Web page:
from The American Heritage® Dictionary of the English Language, 4th Edition
- transitive v. To burn superficially so as to discolor or damage the texture of. See Synonyms at burn1.
- transitive v. To wither or parch with intense heat.
- transitive v. To destroy (land and buildings) by or as if by fire so as to leave nothing salvageable to an enemy army.
- transitive v. To subject to severe censure; excoriate.
- intransitive v. To become scorched or singed.
- intransitive v. To go or move at a very fast, often excessively fast rate.
- n. A slight or surface burn.
- n. A discoloration caused by heat.
- n. Brown spotting on plant leaves caused by fungi, heat, or lack of water.
from Wiktionary, Creative Commons Attribution/Share-Alike License
- n. A slight or surface burn.
- n. A discolouration caused by heat.
- n. Brown discoloration on the leaves of plants caused by heat, lack of water or by fungi.
- v. To burn the surface of something so as to discolour it
- v. To wither, parch or destroy something by heat or fire, especially to make land or buildings unusable to an enemy
- v. To become scorched or singed
- v. To move at high speed (so as to leave scorch marks on the ground)
from the GNU version of the Collaborative International Dictionary of English
- transitive v. To burn superficially; to parch, or shrivel, the surface of, by heat; to subject to so much heat as changes color and texture without consuming.
- transitive v. To affect painfully with heat, or as with heat; to dry up with heat; to affect as by heat.
- transitive v. To burn; to destroy by, or as by, fire.
- intransitive v. To be burnt on the surface; to be parched; to be dried up.
- intransitive v. To burn or be burnt.
- intransitive v. To ride or drive at great, usually at excessive, speed; -- applied chiefly to automobilists and bicyclists. [Colloq.]
from The Century Dictionary and Cyclopedia
- To burn superficially; subject to a degree of heat that changes the color, or both the color and the texture, of the surface; parch or shrivel up the surface of by heat; singe.
- To burn or consume, as by the direct application of fire.
- To give the sensation of burning; affect with a sensation or an effect similar to that produced by burning; figuratively, to attack with caustic invective or sarcasm.
- Synonyms Scorch, Singe, Sear, Char. Parch. To scorch is to burn superficially or slightly, but so as to change the color or injure the texture; sometimes, from the common effect of heat, the word suggests shriveling or curling, but not generally. Singe is one degree more external than scorch; we speak of singeing the hair and scorching the skin; a fowl is singed to remove the hairs after plucking out the feathers. Sear has primary reference to drying, but more commonly to hardening, by heat, as by cauterization; hence its figurative use, as when we speak of seared sensibilities, a seared conscience, heat not being thought of as a part of the figure. To char is to reduce to carbon or a black cinder, especially on the surface: when a timber is charred it is burned black on the outside and to an uncertain depth. Parch has a possible meaning of burning superficially or roasting, as in parched corn or peanuts, but almost always refers to drying or shriveling.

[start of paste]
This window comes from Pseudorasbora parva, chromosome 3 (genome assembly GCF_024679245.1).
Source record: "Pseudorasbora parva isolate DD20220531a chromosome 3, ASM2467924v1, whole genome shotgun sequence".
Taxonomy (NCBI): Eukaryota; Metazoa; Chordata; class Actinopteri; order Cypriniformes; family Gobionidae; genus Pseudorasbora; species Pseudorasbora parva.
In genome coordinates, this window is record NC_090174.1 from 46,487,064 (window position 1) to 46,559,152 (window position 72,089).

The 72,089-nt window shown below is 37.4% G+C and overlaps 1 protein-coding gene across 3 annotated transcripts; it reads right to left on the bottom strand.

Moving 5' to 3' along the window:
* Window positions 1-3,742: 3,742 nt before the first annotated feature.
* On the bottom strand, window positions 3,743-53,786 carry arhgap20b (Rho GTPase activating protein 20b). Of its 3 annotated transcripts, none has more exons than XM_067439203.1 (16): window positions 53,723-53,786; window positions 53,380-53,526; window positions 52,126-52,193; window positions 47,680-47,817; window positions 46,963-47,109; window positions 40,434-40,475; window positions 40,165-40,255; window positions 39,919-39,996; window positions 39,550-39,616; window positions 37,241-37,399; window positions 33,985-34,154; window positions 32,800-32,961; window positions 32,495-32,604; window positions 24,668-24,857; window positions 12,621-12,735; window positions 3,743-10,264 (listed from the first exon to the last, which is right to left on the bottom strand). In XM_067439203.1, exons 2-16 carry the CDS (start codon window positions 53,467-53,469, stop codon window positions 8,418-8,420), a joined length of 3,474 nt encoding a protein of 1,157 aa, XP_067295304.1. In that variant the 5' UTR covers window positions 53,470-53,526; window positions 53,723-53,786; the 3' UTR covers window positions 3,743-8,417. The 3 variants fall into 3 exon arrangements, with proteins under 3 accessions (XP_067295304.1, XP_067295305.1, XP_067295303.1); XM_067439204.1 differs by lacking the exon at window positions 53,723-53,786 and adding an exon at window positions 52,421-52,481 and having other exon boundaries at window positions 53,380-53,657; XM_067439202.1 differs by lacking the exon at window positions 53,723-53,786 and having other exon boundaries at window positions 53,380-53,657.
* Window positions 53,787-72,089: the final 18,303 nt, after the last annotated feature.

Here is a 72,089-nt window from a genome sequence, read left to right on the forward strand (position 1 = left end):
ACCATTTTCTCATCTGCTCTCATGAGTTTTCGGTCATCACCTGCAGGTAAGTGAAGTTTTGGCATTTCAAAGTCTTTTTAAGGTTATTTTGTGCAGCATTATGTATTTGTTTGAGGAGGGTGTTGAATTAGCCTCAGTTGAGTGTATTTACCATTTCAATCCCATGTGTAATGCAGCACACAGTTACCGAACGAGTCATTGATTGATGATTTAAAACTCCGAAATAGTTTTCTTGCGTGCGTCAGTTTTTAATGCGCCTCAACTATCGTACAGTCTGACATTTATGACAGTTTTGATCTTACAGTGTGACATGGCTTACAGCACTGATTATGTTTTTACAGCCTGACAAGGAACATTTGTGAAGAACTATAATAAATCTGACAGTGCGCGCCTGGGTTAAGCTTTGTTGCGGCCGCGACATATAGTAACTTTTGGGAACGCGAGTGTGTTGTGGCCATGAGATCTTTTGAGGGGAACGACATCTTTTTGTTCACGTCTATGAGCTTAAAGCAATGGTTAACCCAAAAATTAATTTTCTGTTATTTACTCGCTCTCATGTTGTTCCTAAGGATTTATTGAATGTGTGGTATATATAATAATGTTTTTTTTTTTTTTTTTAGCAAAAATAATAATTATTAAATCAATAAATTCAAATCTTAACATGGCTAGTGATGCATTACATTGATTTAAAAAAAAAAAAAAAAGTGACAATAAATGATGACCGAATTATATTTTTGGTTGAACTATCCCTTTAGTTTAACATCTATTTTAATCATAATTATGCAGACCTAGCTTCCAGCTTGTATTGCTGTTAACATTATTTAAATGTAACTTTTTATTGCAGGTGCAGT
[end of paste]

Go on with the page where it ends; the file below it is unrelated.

- To be burned on the surface; become parched or dried up.
- To ride very fast on a bicycle or in a motor-car.
from WordNet 3.0 Copyright 2006 by Princeton University. All rights reserved.
- v. burn slightly and superficially so as to affect color
- n. a surface burn
- v. destroy completely by or as if by fire
- v. make very hot and dry
- n. a discoloration caused by heat
- v. become scorched or singed under intense heat or dry conditions
- v. become superficially burned
- n. a plant disease that produces a browning or scorched appearance of plant tissues
Thus reflecting sagely, he kept his eyes on his plate and did justice to the fare; for one cannot scorch from the Cliff House to the Western Addition via the park without being guilty of a healthy appetite.
Except for a few tell-tale spots of "scorch" marking the back of her new dress, from her appearance Tavia might never have been suspected of being the heroine of a railroad accident.
Looking at where the Yorkshire / Lancashire border cuts through Todmorden Cricket Ground I am sure that you can make out the 'scorch' marks in the earth where the original hedge or ditch marking the boundary used to be.
HURRICANE - Three days ago after a tough loss at Winfield, Hurricane coach Dwayne Sowards predicted that if his team got hot shooting, it could "scorch" somebody.
So global warming is just a natural occurrence when you believe all the hogwash in the Christian Bible or hell, in the Book of the Moron Mormons, or hell, in the Koran...you name one of those holy books, they all say the same thing: the world will end one day because it will burn up, as George Gamov explained in his book The Death of the Sun, because right before the Sun goes dark, it expands to a tremendous heat, so hot it finallys blows to all Hell and the heat emitted by the blow up will certainly "scorch" the earth, as predicted by the Christian bible--you even heard of "the scorched earth" policy?
It was going to scorch the area for ten miles around and spread radioactive fallout even farther.
Then, between all the scorch marks and gouges, she saw something different: a few words of text that seemed to have been tattooed on to the fabric, or else burned with a much finer … a much finer what?
His subsequent breakdown — and remarkably quick recovery — allowed him to go down in flames, and scorch the earth behind him.
I'm assuming the scorch marks referred to by Charlie are caused by the SRB separation motors.
The scorch marks on the intertank are caused by the SRB separation motors.